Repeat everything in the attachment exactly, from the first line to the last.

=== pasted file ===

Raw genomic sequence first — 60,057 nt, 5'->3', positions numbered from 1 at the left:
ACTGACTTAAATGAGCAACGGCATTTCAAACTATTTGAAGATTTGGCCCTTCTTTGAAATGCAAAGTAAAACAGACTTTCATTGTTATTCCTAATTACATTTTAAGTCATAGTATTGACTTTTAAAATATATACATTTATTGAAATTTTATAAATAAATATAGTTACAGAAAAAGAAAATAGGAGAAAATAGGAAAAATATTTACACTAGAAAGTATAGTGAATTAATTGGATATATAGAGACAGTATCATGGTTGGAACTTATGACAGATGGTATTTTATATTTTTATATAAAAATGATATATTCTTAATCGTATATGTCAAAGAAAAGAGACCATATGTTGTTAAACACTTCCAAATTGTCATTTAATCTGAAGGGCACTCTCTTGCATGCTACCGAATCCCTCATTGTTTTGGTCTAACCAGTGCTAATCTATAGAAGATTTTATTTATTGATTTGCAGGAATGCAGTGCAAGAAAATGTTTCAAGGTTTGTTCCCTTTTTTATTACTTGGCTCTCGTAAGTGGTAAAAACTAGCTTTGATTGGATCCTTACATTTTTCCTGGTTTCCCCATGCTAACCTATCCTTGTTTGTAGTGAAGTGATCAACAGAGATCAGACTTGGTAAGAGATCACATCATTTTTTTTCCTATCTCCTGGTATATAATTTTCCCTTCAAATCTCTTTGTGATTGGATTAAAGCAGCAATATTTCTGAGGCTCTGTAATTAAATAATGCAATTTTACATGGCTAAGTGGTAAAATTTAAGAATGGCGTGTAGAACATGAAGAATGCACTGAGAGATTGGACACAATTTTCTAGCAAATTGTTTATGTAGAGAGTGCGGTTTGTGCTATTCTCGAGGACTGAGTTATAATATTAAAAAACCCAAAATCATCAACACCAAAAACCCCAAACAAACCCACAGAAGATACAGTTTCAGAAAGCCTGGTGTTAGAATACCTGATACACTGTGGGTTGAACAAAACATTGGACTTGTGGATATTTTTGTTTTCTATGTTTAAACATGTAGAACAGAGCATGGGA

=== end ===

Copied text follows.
Raw genomic sequence first — 60,057 nt, 5'->3', positions numbered from 1 at the left:
ACTGACTTAAATGAGCAACGGCATTTCAAACTATTTGAAGATTTGGCCCTTCTTTGAAATGCAAAGTAAAACAGACTTTCATTGTTATTCCTAATTACATTTTAAGTCATAGTATTGACTTTTAAAATATATACATTTATTGAAATTTTATAAATAAATATAGTTACAGAAAAAGAAAATAGGAGAAAATAGGAAAAATATTTACACTAGAAAGTATAGTGAATTAATTGGATATATAGAGACAGTATCATGGTTGGAACTTATGACAGATGGTATTTTATATTTTTATATAAAAATGATATATTCTTAATCGTATATGTCAAAGAAAAGAGACCATATGTTGTTAAACACTTCCAAATTGTCATTTAATCTGAAGGGCACTCTCTTGCATGCTACCGAATCCCTCATTGTTTTGGTCTAACCAGTGCTAATCTATAGAAGATTTTATTTATTGATTTGCAGGAATGCAGTGCAAGAAAATGTTTCAAGGTTTGTTCCCTTTTTTATTACTTGGCTCTCGTAAGTGGTAAAAACTAGCTTTGATTGGATCCTTACATTTTTCCTGGTTTCCCCATGCTAACCTATCCTTGTTTGTAGTGAAGTGATCAACAGAGATCAGACTTGGTAAGAGATCACATCATTTTTTTTCCTATCTCCTGGTATATAATTTTCCCTTCAAATCTCTTTGTGATTGGATTAAAGCAGCAATATTTCTGAGGCTCTGTAATTAAATAATGCAATTTTACATGGCTAAGTGGTAAAATTTAAGAATGGCGTGTAGAACATGAAGAATGCACTGAGAGATTGGACACAATTTTCTAGCAAATTGTTTATGTAGAGAGTGCGGTTTGTGCTATTCTCGAGGACTGAGTTATAATATTAAAAAACCCAAAATCATCAACACCAAAAACCCCAAACAAACCCACAGAAGATACAGTTTCAGAAAGCCTGGTGTTAGAATACCTGATACACTGTGGGTTGAACAAAACATTGGACTTGTGGATATTTTTGTTTTCTATGTTTAAACATGTAGAACAGAGCATGGGA